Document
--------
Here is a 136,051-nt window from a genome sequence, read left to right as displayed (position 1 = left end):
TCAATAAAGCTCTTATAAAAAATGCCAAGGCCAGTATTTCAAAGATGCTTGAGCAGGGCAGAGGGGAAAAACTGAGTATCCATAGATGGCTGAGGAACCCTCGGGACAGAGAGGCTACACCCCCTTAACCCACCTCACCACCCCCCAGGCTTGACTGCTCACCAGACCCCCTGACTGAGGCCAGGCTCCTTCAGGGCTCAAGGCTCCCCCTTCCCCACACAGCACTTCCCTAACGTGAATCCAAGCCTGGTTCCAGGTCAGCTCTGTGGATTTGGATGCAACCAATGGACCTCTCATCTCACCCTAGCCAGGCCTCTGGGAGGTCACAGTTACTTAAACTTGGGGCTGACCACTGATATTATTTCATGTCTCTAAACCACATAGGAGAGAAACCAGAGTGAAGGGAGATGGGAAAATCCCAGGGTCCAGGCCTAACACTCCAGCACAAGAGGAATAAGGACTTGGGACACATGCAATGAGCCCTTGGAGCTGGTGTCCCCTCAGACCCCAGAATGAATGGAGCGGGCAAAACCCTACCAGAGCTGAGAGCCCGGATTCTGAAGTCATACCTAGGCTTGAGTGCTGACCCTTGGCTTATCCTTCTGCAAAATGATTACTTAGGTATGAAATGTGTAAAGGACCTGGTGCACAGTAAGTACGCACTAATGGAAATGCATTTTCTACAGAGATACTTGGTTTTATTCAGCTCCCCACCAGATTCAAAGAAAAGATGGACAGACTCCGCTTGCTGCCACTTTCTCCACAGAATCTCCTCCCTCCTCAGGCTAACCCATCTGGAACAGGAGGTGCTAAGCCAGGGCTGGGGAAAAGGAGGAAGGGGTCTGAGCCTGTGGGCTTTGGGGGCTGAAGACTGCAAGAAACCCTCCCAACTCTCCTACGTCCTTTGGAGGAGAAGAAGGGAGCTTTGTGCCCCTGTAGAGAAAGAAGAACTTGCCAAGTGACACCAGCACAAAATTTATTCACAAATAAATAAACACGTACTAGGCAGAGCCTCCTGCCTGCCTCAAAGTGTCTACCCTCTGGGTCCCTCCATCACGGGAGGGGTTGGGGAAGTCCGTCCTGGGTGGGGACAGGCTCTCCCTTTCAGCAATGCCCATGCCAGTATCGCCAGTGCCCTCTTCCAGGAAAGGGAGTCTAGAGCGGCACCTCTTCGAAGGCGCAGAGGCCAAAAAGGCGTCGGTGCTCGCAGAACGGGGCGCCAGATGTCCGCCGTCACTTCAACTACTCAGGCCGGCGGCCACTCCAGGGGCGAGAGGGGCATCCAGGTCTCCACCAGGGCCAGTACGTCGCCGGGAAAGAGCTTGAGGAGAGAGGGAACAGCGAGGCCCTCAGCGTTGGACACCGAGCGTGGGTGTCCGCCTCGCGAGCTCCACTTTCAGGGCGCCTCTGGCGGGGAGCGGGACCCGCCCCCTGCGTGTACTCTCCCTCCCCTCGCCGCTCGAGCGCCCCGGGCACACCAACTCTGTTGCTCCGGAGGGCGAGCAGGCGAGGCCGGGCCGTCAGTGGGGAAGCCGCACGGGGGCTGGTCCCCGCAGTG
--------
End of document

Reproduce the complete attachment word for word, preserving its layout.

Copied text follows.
Here is a 136,051-nt window from a genome sequence, read left to right as displayed (position 1 = left end):
TCAATAAAGCTCTTATAAAAAATGCCAAGGCCAGTATTTCAAAGATGCTTGAGCAGGGCAGAGGGGAAAAACTGAGTATCCATAGATGGCTGAGGAACCCTCGGGACAGAGAGGCTACACCCCCTTAACCCACCTCACCACCCCCCAGGCTTGACTGCTCACCAGACCCCCTGACTGAGGCCAGGCTCCTTCAGGGCTCAAGGCTCCCCCTTCCCCACACAGCACTTCCCTAACGTGAATCCAAGCCTGGTTCCAGGTCAGCTCTGTGGATTTGGATGCAACCAATGGACCTCTCATCTCACCCTAGCCAGGCCTCTGGGAGGTCACAGTTACTTAAACTTGGGGCTGACCACTGATATTATTTCATGTCTCTAAACCACATAGGAGAGAAACCAGAGTGAAGGGAGATGGGAAAATCCCAGGGTCCAGGCCTAACACTCCAGCACAAGAGGAATAAGGACTTGGGACACATGCAATGAGCCCTTGGAGCTGGTGTCCCCTCAGACCCCAGAATGAATGGAGCGGGCAAAACCCTACCAGAGCTGAGAGCCCGGATTCTGAAGTCATACCTAGGCTTGAGTGCTGACCCTTGGCTTATCCTTCTGCAAAATGATTACTTAGGTATGAAATGTGTAAAGGACCTGGTGCACAGTAAGTACGCACTAATGGAAATGCATTTTCTACAGAGATACTTGGTTTTATTCAGCTCCCCACCAGATTCAAAGAAAAGATGGACAGACTCCGCTTGCTGCCACTTTCTCCACAGAATCTCCTCCCTCCTCAGGCTAACCCATCTGGAACAGGAGGTGCTAAGCCAGGGCTGGGGAAAAGGAGGAAGGGGTCTGAGCCTGTGGGCTTTGGGGGCTGAAGACTGCAAGAAACCCTCCCAACTCTCCTACGTCCTTTGGAGGAGAAGAAGGGAGCTTTGTGCCCCTGTAGAGAAAGAAGAACTTGCCAAGTGACACCAGCACAAAATTTATTCACAAATAAATAAACACGTACTAGGCAGAGCCTCCTGCCTGCCTCAAAGTGTCTACCCTCTGGGTCCCTCCATCACGGGAGGGGTTGGGGAAGTCCGTCCTGGGTGGGGACAGGCTCTCCCTTTCAGCAATGCCCATGCCAGTATCGCCAGTGCCCTCTTCCAGGAAAGGGAGTCTAGAGCGGCACCTCTTCGAAGGCGCAGAGGCCAAAAAGGCGTCGGTGCTCGCAGAACGGGGCGCCAGATGTCCGCCGTCACTTCAACTACTCAGGCCGGCGGCCACTCCAGGGGCGAGAGGGGCATCCAGGTCTCCACCAGGGCCAGTACGTCGCCGGGAAAGAGCTTGAGGAGAGAGGGAACAGCGAGGCCCTCAGCGTTGGACACCGAGCGTGGGTGTCCGCCTCGCGAGCTCCACTTTCAGGGCGCCTCTGGCGGGGAGCGGGACCCGCCCCCTGCGTGTACTCTCCCTCCCCTCGCCGCTCGAGCGCCCCGGGCACACCAACTCTGTTGCTCCGGAGGGCGAGCAGGCGAGGCCGGGCCGTCAGTGGGGAAGCCGCACGGGGGCTGGTCCCCGCAGTG